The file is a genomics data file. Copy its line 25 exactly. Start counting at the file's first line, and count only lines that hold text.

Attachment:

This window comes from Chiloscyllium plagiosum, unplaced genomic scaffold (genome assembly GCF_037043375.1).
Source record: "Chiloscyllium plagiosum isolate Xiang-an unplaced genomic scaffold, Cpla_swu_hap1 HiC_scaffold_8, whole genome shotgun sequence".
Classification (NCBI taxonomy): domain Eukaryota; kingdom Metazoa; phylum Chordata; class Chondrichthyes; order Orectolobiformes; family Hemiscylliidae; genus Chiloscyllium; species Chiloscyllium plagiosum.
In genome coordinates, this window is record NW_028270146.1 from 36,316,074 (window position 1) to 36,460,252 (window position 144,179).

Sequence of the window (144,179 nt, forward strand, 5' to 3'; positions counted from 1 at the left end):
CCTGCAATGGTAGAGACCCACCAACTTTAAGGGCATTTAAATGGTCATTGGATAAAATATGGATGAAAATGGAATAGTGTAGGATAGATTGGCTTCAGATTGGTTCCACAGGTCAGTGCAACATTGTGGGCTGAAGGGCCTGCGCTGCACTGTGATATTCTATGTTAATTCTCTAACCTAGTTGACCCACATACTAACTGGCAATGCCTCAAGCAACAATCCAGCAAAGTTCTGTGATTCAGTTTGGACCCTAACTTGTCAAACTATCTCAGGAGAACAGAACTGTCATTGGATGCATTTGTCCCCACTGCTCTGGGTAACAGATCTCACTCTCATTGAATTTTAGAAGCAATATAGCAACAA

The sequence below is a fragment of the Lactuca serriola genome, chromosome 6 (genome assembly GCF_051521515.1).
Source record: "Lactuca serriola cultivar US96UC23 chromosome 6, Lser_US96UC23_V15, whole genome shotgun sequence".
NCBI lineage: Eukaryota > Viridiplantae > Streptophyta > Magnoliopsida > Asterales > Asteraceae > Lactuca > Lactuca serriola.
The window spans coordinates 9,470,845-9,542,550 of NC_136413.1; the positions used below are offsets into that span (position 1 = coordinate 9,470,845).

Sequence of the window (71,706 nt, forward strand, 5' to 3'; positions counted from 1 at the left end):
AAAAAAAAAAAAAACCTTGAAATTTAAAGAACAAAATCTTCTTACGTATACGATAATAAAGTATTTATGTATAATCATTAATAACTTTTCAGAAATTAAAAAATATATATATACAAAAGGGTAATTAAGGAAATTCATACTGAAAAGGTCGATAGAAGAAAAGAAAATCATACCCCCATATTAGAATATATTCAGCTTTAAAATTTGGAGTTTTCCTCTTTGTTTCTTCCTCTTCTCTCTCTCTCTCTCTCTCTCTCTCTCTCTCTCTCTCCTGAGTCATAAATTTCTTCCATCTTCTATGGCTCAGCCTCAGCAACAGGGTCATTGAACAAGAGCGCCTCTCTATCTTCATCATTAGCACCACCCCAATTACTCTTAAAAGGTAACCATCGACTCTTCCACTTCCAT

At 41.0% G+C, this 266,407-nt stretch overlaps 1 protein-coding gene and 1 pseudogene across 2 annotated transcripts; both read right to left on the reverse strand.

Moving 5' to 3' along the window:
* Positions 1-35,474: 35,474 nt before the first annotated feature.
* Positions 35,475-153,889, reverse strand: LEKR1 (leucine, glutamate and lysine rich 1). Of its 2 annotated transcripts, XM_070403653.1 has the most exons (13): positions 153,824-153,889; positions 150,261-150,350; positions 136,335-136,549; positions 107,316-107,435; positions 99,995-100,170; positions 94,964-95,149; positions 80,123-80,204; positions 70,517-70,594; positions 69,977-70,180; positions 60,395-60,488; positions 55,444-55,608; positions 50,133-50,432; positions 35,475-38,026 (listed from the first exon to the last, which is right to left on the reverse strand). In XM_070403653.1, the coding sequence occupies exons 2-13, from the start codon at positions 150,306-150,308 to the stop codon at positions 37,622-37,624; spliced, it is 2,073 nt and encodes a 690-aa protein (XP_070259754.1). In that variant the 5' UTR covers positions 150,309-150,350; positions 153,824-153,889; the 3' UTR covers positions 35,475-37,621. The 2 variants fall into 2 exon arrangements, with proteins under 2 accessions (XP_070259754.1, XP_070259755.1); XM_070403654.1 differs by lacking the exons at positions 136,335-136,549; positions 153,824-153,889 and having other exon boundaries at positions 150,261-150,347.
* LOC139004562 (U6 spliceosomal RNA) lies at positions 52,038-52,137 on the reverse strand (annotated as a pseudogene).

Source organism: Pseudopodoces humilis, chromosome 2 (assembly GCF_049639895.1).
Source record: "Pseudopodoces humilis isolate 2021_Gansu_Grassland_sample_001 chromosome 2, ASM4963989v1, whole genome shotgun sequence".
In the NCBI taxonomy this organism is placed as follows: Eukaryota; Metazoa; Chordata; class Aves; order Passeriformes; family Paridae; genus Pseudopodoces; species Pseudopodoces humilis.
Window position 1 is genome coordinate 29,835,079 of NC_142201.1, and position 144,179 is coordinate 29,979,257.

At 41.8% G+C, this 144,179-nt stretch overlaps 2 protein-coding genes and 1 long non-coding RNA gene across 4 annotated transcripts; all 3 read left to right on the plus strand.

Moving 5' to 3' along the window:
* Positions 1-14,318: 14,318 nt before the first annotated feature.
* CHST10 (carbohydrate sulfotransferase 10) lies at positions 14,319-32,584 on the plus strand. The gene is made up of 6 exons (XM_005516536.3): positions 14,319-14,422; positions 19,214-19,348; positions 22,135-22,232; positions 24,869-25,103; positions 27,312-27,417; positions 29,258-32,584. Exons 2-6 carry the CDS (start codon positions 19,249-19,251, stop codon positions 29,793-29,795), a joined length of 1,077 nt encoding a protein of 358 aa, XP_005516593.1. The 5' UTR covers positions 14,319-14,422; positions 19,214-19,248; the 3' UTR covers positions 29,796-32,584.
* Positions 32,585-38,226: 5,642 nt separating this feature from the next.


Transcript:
* CHST10 (carbohydrate sulfotransferase 10) lies at positions 14,319-32,584 on the plus strand. The gene is made up of 6 exons (XM_005516536.3): positions 14,319-14,422; positions 19,214-19,348; positions 22,135-22,232; positions 24,869-25,103; positions 27,312-27,417; positions 29,258-32,584. Exons 2-6 carry the CDS (start codon positions 19,249-19,251, stop codon positions 29,793-29,795), a joined length of 1,077 nt encoding a protein of 358 aa, XP_005516593.1. The 5' UTR covers positions 14,319-14,422; positions 19,214-19,248; the 3' UTR covers positions 29,796-32,584.